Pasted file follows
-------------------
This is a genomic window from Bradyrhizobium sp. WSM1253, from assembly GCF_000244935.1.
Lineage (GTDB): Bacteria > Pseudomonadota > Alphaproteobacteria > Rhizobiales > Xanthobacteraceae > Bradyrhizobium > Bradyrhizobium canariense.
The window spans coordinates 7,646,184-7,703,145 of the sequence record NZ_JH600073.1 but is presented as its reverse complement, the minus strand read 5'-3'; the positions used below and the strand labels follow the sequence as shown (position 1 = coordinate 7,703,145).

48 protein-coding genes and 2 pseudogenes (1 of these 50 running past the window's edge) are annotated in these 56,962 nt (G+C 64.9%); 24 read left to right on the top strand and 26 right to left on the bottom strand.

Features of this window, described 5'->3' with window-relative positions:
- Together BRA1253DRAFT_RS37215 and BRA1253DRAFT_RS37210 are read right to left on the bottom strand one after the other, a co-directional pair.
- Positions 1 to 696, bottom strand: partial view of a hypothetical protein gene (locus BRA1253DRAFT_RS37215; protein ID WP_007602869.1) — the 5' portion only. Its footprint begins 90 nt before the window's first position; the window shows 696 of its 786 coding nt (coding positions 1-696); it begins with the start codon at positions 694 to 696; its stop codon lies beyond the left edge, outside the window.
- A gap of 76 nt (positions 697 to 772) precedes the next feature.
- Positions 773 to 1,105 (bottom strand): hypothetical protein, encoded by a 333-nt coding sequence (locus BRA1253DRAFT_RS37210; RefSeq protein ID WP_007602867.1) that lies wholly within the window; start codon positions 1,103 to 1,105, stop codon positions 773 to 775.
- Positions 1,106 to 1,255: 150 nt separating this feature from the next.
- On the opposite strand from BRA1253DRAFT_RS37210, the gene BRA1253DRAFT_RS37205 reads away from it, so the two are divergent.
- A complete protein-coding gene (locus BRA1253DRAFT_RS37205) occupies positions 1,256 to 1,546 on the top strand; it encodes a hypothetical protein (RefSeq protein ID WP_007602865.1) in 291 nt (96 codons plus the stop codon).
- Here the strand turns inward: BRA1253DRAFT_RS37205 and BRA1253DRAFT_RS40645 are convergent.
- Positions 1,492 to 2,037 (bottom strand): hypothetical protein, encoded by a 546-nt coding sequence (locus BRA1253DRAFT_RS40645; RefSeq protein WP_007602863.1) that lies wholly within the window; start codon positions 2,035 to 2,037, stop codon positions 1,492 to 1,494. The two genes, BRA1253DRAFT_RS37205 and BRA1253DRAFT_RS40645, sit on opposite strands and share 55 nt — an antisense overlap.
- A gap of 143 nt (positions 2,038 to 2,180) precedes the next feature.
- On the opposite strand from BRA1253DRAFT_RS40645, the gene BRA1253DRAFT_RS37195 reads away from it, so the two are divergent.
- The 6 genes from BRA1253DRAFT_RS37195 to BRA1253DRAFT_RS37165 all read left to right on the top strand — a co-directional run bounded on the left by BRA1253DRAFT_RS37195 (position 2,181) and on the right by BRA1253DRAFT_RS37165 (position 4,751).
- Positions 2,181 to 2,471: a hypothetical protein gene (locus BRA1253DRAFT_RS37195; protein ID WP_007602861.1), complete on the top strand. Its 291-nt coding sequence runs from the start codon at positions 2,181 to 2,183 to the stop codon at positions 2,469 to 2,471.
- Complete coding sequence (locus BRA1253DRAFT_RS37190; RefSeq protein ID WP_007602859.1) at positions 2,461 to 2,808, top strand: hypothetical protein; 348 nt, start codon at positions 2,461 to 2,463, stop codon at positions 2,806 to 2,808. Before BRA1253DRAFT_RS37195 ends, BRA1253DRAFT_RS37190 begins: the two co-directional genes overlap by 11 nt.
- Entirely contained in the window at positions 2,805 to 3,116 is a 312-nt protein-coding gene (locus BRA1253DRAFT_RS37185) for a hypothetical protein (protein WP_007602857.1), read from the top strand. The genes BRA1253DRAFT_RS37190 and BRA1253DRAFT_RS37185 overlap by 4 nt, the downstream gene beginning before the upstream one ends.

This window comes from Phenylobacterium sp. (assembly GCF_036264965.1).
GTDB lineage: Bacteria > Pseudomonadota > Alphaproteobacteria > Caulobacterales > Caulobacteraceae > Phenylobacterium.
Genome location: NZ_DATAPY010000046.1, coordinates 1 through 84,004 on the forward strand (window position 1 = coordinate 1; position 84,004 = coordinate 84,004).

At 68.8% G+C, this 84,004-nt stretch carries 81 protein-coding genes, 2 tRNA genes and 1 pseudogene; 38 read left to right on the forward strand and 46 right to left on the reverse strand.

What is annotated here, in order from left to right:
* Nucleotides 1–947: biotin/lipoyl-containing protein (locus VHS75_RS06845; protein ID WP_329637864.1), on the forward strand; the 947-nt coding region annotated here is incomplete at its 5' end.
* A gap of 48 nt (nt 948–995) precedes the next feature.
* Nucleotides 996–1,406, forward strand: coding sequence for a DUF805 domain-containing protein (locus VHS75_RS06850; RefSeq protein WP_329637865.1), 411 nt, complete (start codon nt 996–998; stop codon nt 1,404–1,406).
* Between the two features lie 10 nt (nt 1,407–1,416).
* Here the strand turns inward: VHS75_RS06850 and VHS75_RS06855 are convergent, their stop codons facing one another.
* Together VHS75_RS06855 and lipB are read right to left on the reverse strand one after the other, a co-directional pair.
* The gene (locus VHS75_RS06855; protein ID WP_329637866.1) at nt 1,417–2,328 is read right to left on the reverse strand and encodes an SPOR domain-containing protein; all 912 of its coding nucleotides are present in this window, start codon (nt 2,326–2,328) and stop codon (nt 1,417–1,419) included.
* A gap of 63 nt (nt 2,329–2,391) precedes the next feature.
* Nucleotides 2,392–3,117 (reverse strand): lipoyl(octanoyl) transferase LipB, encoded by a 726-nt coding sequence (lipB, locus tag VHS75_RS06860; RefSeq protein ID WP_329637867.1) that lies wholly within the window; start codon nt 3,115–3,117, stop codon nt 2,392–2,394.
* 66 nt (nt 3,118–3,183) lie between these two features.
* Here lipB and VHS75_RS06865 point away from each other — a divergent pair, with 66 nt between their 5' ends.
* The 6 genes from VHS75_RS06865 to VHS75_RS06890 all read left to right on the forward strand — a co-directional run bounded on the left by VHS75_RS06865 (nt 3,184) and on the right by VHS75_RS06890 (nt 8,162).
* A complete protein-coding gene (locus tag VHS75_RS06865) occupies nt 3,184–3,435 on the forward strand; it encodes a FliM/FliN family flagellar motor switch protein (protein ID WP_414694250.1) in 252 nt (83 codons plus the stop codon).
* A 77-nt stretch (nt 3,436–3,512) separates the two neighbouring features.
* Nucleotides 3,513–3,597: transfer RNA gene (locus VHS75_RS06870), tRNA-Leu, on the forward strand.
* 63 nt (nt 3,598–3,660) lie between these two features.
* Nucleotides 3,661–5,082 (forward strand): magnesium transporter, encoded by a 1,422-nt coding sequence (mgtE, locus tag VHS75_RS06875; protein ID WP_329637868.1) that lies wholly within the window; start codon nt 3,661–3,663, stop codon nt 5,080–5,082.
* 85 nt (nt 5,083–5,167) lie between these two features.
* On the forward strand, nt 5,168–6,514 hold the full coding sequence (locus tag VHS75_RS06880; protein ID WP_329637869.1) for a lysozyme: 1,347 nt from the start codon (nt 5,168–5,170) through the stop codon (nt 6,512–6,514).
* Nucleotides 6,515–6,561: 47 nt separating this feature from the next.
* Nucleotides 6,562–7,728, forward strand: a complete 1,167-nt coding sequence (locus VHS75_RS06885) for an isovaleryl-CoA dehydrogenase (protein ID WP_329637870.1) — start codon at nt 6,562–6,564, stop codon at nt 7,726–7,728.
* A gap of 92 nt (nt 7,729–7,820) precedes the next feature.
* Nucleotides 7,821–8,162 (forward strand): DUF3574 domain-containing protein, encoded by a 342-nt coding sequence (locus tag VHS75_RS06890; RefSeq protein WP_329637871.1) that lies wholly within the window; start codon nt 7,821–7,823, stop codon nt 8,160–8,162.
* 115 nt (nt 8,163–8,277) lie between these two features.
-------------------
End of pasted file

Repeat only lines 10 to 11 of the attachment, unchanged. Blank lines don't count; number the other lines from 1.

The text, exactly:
- Positions 1,106 to 1,255: 150 nt separating this feature from the next.
- On the opposite strand from BRA1253DRAFT_RS37210, the gene BRA1253DRAFT_RS37205 reads away from it, so the two are divergent.